The facts are undisputed. In February 2015, Francke, a reporter with plaintiff, requested that the city's police department disclose the "full investigation/arrest report" regarding an incident report dated January 14, 2015, and involving Klain Joseph Pippert. The city denied Francke's request, explaining that "[t]his case involves a juvenile victim of abuse. In accordance with the personal privacy exemption of ORS 192.502; ORS 419B.035Q) & 419B.005, the report is not available for release." Francke responded by submitting a second request the next day, this time seeking "case/arrest, redacted as necessary to protect juvenile victims and otherwise provided by ORS." The city responded, "DENIED PER LEGAL DEPT & OR ORS." Francke petitioned the Marion County District Attorney to review the denial. See ORS 192.415 (requiring district attorneys to review certain denials of public records requests). Relying on ORS 419B.035(1), the district attorney agreed with the city that the records could not be disclosed.

         Plaintiff then filed this declaratory judgment action, alleging the above facts and requesting an order directing the city "to immediately provide a redacted copy of the City of Salem Police Department's arrest report relating to Klain Joseph Pippert (Incident No. 15002198), removing from such report any identifying information concerning any juvenile." In its answer, the city contended that, to the extent that it had materials responsive to plaintiff's request, they were not disclosable:

"[N]o document exists entitled 'arrest report' as requested by Plaintiff. There are incident and supplemental reports prepared by personnel at the Salem Police Department; those reports have the number SMP 15002198 assigned to them. Defendant City of Salem has regarded Plaintiffs request for an 'arrest report' as a request to obtain the incident and supplemental reports numbered SMP 15002198. [293 Or.App. 759] Defendant City of Salem asserts that the reports numbered SMP 15002198 may not be disclosed in either redacted or unredacted form."

         Both parties moved for summary judgment. In its motion for summary judgment, the city reasoned that ORS 419B.035(1) prohibits disclosure of any documentation related in any way to an investigation of child abuse; as a result, all of the reports responsive to plaintiff's request- those numbered SMP 15002198 in the police department's case files-were exempt from disclosure.[3] Moreover, the city asserted, even if ORS 419B.035(1) allowed it to disclose some part of the case file, "there is no separate document entitled 'arrest report,' only incident and supplemental reports. See Defendant's Answer, paragraph 6. Therefore, notwithstanding the prohibitions set forth in ORS 419B.035, disclosure of an 'arrest report' is impossible." The only materials that the city submitted in support of its own motion or in response to plaintiff's cross-motion for summary judgment were copies of plaintiff's public records requests and the city's corresponding denials.

         Plaintiff's position, on the other hand, was that it did "not seek investigatory information beyond" the items that ORS 192.345(3) lists as comprising "the record of an arrest or the report of a crime," which include biographical information about the arrested person, the offense involved, the conditions of release, the identity of and biographical information concerning the complaining party and the victim, the agency conducting the investigation and the investigation's length, the circumstances of the arrest, and any information necessary "to enlist public assistance in apprehending fugitives from justice."[4] Plaintiff contended that the arrest report-or, in plaintiff's words, "whatever report contains the arrest information" it had requested-"is not a [293 Or.App. 760] report compiled under ORS 419B.010 to 419B.050" and thus potentially excluded from disclosure, because "[t]he arrest record focuses on the arrestee and the circumstances of the arrest," while "a child abuse report does not deal with criminal charges." Plaintiff agreed with the city, however, that the sexual abuse at issue constituted child abuse for purposes of the child-abuse-reporting statutes. See ORS 419B.005(1)(D) (defining "abuse" to include "[s]exual abuse, as described in ORS chapter 163").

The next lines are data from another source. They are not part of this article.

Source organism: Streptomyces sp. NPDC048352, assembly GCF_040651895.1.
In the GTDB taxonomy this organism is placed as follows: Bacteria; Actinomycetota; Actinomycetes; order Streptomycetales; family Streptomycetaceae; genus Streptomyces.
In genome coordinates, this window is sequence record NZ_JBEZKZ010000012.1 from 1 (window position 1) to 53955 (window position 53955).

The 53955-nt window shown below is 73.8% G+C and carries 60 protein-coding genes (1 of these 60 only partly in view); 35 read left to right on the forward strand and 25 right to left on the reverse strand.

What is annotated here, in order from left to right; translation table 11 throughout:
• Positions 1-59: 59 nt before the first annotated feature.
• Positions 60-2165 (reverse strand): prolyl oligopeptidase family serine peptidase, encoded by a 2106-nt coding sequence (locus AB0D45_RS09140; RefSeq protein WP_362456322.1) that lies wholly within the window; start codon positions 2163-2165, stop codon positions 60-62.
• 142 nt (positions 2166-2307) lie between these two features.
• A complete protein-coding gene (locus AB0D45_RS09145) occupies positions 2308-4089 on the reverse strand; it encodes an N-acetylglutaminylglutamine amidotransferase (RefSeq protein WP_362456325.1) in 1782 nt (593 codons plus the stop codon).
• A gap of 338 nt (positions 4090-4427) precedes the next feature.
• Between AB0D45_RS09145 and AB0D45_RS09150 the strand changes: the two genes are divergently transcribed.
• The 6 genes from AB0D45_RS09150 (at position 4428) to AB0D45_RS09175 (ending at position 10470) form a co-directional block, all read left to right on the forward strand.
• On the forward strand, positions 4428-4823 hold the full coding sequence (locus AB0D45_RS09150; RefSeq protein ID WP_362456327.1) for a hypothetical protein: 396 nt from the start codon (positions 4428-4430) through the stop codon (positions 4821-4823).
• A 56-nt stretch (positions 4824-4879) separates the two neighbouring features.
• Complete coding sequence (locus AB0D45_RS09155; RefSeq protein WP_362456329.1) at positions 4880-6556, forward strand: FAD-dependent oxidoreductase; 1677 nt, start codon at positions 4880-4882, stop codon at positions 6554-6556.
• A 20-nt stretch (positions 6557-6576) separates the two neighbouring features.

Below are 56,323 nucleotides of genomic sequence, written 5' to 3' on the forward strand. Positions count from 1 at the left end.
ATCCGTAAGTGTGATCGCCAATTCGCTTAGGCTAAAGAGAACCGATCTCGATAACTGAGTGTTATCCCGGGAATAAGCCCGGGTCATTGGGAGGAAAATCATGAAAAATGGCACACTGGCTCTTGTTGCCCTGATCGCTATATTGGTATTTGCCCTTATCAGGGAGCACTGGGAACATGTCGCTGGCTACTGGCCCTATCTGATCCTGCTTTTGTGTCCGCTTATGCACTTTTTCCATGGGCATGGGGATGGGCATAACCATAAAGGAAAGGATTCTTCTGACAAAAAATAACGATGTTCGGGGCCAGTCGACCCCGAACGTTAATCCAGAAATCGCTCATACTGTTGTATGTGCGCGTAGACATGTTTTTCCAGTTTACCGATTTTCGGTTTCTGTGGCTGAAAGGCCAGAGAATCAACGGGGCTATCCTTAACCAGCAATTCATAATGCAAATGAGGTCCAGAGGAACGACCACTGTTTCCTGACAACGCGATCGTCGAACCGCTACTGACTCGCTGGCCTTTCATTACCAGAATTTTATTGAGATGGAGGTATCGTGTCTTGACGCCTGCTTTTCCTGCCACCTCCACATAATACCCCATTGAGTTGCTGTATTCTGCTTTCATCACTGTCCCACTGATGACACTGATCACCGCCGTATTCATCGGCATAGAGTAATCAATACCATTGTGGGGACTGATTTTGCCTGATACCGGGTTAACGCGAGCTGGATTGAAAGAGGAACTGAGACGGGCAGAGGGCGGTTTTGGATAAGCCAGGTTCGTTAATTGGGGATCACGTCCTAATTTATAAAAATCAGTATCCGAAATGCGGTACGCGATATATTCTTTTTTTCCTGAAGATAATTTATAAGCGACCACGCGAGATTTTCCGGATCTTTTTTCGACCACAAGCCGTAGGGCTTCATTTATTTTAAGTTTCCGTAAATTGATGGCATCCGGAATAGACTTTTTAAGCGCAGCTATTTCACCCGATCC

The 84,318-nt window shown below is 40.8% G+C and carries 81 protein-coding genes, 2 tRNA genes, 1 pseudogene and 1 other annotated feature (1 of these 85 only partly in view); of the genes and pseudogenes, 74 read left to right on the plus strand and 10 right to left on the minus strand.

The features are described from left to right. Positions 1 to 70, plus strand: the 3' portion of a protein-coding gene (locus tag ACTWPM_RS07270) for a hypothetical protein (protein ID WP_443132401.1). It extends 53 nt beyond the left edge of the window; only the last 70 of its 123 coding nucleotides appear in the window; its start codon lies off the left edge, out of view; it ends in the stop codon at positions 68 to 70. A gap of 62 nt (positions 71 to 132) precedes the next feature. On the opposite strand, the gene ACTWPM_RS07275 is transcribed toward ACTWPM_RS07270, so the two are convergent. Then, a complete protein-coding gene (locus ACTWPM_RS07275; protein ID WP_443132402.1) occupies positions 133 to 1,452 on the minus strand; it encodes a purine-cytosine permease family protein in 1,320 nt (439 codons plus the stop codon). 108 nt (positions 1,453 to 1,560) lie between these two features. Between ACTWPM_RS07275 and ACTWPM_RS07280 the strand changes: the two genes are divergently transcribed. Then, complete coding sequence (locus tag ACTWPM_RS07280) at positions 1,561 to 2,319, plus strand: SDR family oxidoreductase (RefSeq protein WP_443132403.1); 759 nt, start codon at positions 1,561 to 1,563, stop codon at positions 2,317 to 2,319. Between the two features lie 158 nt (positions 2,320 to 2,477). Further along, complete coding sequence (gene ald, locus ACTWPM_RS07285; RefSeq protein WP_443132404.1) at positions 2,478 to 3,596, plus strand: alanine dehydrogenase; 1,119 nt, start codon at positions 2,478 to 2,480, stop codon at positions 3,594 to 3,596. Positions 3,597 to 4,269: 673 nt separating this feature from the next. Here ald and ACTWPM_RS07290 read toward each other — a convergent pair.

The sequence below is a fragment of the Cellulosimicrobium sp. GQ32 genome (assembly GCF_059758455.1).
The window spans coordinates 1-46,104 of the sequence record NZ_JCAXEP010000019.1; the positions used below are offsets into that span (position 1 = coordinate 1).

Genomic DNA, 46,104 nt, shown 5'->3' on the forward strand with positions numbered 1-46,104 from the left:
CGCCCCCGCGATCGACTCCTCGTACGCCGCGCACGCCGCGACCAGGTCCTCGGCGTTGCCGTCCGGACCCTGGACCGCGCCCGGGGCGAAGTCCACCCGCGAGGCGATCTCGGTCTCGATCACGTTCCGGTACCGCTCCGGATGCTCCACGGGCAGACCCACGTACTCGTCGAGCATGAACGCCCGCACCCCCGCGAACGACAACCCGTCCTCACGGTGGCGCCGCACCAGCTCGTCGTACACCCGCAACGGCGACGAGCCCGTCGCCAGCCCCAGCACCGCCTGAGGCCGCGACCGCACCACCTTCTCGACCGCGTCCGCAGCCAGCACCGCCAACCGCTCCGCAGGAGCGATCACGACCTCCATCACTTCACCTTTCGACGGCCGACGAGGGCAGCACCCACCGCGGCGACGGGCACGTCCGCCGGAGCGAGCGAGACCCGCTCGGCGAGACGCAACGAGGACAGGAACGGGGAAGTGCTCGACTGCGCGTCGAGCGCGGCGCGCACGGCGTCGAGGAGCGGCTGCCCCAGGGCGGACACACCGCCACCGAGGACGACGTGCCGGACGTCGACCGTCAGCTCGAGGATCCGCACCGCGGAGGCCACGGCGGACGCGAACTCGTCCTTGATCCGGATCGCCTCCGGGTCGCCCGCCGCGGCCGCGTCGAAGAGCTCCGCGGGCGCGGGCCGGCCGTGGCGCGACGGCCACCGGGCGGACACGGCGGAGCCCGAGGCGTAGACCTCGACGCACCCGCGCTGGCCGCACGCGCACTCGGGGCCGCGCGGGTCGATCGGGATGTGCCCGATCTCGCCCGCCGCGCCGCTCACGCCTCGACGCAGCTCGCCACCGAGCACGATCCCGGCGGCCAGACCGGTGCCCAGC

After a hearing, the trial court ruled that "any report, any report of arrest, any kind of report related to" child abuse, "is protected" and, therefore, that ORS 419B.035 prohibits its disclosure. Based on that understanding, the court granted the city's motion for summary judgment and denied plaintiff's motion.

         On appeal, the parties reprise the arguments that they made to the trial court. Before addressing those arguments, we summarize the relevant law.

         Oregon has a strong public policy in favor of disclosure of public records.

"Writings coming into the hands of public officers in connection with their official functions should generally be accessible to members of the public so that there will be an opportunity to determine whether those who have been entrusted with the affairs of government are honestly, faithfully and competently performing their function as public servants."

American Civil Liberties Union v. City of Eugene, 360 Or. 269, 281, 380 P.3d 281 (2016) (ACLU) (internal quotation marks omitted). That public policy is codified in ORS 192.314(1), which provides that "[e]very person has a right to inspect any public record of a public body in this state, except as otherwise expressly provided by ORS 192.338, 192.345 and 192.355." In a proceeding brought to require a public body to disclose public records, ...